Date of Award


Document Type


Degree Name

Doctor of Philosophy (PhD)


Biomedical Sciences


Microbial Pathogenesis, Immunology, and Inflammation

Research Advisor

Robert G. Webster, PhD


Elena Govorkova, PhD Tony N. Marion, PhD Paul Thomas, PhD Richard Webby, PhD Michael A. Whitt, PhD


Fitness, Influenza A virus, NA inhibitor, Resistance, Transmission


Neuraminidase (NA) inhibitors including oral oseltamivir and inhaled zanamivir are among the first line of defense against influenza virus infection. Development of resistance to NA inhibitors is a huge drawback for limited options for the control of influenza. During the first decade of NA inhibitor use, the detection rates of resistance to both NA inhibitors had remained low in circulating influenza viruses. However, the 2008~2009 season was marked by a radical increase of prevalence of oseltamvir resistance from <1% to >90% in worldwide surveillance in less than a year. The resistance was solely linked to NA H275Y variants of seasonal H1N1 viruses, and they are referred as the naturally resistant viruses. A big question remains open about what fundamental molecular changes in the seasonal H1N1 viruses led to the surge of the naturally resistant viruses. When this question remained pending, a novel swine-origin H1N1 influenza virus emerged in Mexico at April 2009, soon spread worldwide replacing the seasonal influenza viruses including the naturally resistant viruses, and marked 2009 with the first influenza pandemic of the 21st century. With sustainably increased worldwide use of NA inhibitors especially oral oseltamivir during the pandemic, the oseltamivir-resistant variants carrying H275Y NA mutation were isolated at low incidence from individuals receiving oseltamivir treatment and a few community clusters. In view of the high prevalence of naturally resistant seasonal H1N1 viruses in the immediate preceding season, there was an urgent need to characterize the transmissibility and fitness of oseltamivir-resistant pandemic H1N1/2009 viruses, although the resistance rates have remained low so far.

We first addressed the urgent question about pandemic viruses by investigating the transmissibility of a closely matched pair of pandemic H1N1/2009 clinical isolates, which only differed at the H275Y NA mutation in their genome, in the ferret model. We found that the H275Y NA mutant H1N1/2009 virus was not transmitted efficiently in ferrets via respiratory droplets, while it retained efficient transmission via direct contact. The wild-type H1N1/2009 virus was efficiently transmitted via both routes. The wild-type and the mutant viruses appeared to cause a similar disease course in ferrets without apparent attenuation of clinical signs. In the growth competition in a ferret, the H275Y mutant virus showed less growth capability than the wild-type virus. The NA of the H275Y mutant virus showed reduced substrate-binding affinity and catalytic activity in vitro and delayed initial growth in MDCK and MDCK-SIAT1 cells. These findings may in part explain its less efficient transmission. The fact that the oseltamivir-resistant H1N1/2009 virus retained efficient transmission through direct contact underlines the necessity of continuous monitoring of drug resistance and characterization of more NA inhibitor-resistant variants of the pandemic H1N1 viruses.

We also sought to resolve the pending question about the naturally resistant seasonal H1N1 viruses by investigating the changes of different seasonal H1N1 viruses in terms of NA genetics, NA proteins attributes and virus fitness. We found that during the seasonal H1N1 virus evolution, two genetically diverged lineages of H1N1 viruses were circulating at different times. The NA protein phenotypes of the two lineages were naturally distinct in the levels of protein expression and enzyme affinity, and accordingly, the H275Y NA mutation had differential effects on the NA proteins and virus fitness of the two lineages. The new lineage NA proteins were inherently higher in protein expression and enzyme affinity than the old lineage NA proteins and thus were able to tolerate the negative effects of the H275Y mutation with a marginal loss of enzyme activity. As a result, the H275Y mutant H1N1 viruses of the new lineage had virus fitness equivalent to the wild-type viruses and were able to continue circulating, becoming the naturally resistant viruses. Further study revealed that 4 different amino acid substitutions played different roles in maintaining high protein expression and enzyme affinity of the new lineage NA proteins; the timeline of the sequential acquisition of the 4 substitutions was consistent with the timeline of emergence of the naturally resistant H1N1 viruses. The identified NA tolerance to the H275Y mutation in the naturally resistant seasonal H1N1 viruses also had implication on the virus fitness of the H275Y mutant H1N1/2009 viruses, as well as on the continuing surveillance monitoring of circulating pandemic H1N1 viruses.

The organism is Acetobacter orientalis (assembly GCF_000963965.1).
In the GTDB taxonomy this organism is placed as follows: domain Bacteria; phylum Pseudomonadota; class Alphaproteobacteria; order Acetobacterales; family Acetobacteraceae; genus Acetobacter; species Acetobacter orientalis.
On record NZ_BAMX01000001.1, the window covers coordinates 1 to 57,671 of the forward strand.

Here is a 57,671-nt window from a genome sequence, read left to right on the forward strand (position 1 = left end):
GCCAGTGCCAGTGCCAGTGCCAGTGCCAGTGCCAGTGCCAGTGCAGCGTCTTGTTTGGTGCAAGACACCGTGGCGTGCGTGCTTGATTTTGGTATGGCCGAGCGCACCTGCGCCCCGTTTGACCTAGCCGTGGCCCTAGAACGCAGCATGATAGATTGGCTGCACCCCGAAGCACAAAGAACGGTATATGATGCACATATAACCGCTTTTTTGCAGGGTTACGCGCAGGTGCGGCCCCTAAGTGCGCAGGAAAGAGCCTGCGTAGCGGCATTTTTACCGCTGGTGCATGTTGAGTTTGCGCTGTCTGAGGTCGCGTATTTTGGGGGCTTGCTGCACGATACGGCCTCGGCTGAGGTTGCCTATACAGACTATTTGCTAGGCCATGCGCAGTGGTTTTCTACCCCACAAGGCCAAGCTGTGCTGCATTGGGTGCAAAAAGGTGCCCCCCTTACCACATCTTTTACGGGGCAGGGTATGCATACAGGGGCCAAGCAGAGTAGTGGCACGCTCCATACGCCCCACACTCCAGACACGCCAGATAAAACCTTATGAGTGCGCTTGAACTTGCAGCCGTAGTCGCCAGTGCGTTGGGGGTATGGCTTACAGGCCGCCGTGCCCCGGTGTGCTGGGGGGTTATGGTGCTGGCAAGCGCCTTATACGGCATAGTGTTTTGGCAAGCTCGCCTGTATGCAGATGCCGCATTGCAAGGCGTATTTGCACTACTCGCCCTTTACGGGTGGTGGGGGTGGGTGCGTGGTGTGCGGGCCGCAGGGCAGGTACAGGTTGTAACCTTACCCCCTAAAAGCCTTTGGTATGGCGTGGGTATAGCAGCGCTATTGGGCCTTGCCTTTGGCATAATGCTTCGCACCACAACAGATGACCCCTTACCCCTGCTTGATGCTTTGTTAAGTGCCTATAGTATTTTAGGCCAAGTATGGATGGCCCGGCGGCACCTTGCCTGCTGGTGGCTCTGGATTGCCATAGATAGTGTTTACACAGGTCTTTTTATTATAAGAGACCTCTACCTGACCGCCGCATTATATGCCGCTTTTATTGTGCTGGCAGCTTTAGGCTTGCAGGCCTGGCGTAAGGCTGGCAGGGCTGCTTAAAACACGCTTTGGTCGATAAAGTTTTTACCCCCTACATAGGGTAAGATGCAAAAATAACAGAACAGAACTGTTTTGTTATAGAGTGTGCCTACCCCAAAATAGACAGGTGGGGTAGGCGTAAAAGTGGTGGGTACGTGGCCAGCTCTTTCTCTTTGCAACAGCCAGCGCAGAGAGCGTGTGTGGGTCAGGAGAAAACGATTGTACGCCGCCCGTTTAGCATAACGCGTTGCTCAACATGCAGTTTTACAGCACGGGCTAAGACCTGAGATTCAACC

Overall, both studies investigated in vitro and in vivo fitness of H275Y mutant H1N1 viruses relative to their respective wild-type viruses, which were circulating in human beings at different times. These studies correlated the viral fitness of the H275Y mutant viruses with the NA tolerance to the H275Y mutation at protein level, and revealed that the NA tolerance to the H275Y mutation was the molecular determinant of fitness of H275Y mutant H1N1 viruses. The studies have implications on surveillance monitoring of the NA inhibitor resistance in circulating influenza viruses, which underlines the necessity of continuous monitoring of drug resistance incidence, as well as potential genetic and phenotypic changes of constantly evolving influenza viruses.




Two year embargo expired May 2014